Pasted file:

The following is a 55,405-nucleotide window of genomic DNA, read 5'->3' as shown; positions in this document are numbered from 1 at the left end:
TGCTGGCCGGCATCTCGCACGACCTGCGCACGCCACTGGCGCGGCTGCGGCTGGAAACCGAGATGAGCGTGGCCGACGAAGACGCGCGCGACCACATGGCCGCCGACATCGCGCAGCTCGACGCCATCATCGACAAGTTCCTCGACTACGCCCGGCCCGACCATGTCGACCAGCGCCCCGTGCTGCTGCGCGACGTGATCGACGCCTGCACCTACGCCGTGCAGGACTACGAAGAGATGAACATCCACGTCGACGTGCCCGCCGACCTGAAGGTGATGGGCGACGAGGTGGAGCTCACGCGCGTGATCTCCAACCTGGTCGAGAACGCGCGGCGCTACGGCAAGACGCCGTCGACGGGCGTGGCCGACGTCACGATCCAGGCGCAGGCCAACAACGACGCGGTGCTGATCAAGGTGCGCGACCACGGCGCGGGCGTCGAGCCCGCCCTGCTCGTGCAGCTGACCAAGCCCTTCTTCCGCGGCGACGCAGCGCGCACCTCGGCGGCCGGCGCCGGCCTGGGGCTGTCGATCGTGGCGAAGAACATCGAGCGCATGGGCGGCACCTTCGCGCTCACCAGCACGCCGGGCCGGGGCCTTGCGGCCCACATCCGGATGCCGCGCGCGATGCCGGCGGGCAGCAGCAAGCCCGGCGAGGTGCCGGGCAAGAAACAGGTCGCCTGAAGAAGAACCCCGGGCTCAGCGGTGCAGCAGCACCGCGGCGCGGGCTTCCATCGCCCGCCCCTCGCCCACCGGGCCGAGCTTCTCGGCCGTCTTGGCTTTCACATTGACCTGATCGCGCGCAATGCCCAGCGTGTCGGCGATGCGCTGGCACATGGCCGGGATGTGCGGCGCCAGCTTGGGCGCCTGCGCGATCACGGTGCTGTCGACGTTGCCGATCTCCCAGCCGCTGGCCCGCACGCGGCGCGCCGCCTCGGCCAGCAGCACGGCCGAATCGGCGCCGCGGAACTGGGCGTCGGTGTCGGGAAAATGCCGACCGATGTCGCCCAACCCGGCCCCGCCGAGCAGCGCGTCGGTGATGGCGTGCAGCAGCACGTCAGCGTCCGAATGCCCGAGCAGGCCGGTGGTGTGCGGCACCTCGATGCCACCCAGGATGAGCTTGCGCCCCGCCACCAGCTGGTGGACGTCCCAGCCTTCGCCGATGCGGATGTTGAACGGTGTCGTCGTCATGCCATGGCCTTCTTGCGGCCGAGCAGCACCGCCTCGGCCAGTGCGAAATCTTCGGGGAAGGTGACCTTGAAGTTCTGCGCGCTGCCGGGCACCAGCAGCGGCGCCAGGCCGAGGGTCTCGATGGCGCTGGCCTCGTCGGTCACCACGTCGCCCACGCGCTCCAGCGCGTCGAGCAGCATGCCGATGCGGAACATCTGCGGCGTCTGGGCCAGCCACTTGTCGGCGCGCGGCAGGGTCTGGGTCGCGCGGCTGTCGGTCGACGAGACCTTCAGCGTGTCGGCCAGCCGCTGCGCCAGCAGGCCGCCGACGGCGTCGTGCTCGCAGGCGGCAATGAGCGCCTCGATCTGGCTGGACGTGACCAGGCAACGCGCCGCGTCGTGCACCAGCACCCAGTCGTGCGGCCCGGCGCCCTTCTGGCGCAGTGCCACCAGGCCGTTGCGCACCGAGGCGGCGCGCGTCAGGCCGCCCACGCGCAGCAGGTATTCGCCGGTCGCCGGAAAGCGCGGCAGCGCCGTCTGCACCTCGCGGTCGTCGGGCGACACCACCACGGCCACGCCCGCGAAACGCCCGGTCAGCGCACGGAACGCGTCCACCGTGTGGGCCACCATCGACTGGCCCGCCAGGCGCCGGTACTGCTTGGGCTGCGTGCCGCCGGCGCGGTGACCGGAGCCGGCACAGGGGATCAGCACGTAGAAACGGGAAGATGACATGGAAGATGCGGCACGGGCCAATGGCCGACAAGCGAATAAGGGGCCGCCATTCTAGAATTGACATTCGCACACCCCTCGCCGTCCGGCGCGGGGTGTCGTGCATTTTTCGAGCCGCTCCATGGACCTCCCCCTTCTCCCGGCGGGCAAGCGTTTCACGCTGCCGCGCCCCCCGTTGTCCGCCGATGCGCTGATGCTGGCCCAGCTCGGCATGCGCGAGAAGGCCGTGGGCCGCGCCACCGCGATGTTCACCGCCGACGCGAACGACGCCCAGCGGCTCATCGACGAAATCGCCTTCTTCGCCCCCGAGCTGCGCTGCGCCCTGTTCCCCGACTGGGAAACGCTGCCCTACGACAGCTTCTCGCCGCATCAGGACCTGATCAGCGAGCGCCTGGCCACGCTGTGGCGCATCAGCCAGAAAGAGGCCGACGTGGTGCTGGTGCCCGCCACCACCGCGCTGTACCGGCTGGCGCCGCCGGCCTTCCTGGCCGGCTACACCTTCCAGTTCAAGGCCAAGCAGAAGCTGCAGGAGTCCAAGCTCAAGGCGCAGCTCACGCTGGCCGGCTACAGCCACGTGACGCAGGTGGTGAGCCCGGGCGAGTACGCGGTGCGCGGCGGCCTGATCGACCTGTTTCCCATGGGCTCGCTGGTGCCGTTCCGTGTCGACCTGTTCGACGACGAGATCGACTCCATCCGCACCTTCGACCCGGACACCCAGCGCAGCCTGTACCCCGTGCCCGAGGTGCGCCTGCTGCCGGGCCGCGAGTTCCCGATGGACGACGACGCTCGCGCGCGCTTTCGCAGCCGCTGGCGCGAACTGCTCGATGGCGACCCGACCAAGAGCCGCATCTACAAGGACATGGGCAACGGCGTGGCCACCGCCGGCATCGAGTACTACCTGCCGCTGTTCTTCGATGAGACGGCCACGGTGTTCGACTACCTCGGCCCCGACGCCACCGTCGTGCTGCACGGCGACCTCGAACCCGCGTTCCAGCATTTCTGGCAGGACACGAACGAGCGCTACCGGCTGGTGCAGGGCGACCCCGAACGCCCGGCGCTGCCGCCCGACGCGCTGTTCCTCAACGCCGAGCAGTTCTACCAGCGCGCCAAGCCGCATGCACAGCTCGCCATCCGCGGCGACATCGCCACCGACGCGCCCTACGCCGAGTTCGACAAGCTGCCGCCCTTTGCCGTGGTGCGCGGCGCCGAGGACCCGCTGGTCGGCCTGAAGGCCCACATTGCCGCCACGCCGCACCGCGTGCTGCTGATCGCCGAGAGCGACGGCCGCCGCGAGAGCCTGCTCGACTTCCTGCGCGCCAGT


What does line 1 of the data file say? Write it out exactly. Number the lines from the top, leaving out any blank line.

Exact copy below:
The following is a 55,405-nucleotide window of genomic DNA, read 5'->3' as shown; positions in this document are numbered from 1 at the left end: